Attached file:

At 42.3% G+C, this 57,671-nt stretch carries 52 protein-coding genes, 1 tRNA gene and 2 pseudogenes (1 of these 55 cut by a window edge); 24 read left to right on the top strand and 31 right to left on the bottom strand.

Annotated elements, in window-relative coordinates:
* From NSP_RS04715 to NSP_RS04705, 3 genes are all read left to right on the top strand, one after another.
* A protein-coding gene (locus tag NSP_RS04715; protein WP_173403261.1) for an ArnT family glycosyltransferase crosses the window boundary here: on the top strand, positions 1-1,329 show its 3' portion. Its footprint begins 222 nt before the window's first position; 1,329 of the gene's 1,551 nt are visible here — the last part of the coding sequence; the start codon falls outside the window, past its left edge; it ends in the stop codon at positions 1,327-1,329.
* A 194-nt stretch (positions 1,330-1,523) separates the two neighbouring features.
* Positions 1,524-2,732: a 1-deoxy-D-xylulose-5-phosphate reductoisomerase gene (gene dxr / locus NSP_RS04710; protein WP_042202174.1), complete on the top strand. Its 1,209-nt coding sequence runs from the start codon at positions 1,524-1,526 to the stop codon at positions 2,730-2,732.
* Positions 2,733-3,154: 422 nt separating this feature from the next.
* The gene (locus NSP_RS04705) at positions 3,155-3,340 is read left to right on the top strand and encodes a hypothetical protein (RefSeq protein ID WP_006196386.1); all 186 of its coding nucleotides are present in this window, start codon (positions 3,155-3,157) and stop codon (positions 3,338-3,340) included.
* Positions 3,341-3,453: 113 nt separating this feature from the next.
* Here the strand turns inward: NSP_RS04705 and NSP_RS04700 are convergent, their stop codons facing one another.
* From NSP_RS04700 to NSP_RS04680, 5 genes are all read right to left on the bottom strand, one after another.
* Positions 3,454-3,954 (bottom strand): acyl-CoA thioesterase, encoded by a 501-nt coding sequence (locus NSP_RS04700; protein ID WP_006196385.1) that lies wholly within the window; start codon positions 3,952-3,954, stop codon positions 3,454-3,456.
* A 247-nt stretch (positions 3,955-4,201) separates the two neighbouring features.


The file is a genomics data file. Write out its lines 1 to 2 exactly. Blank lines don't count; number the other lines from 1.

At 42.3% G+C, this 57,671-nt stretch carries 52 protein-coding genes, 1 tRNA gene and 2 pseudogenes (1 of these 55 cut by a window edge); 24 read left to right on the top strand and 31 right to left on the bottom strand.

Annotated elements, in window-relative coordinates: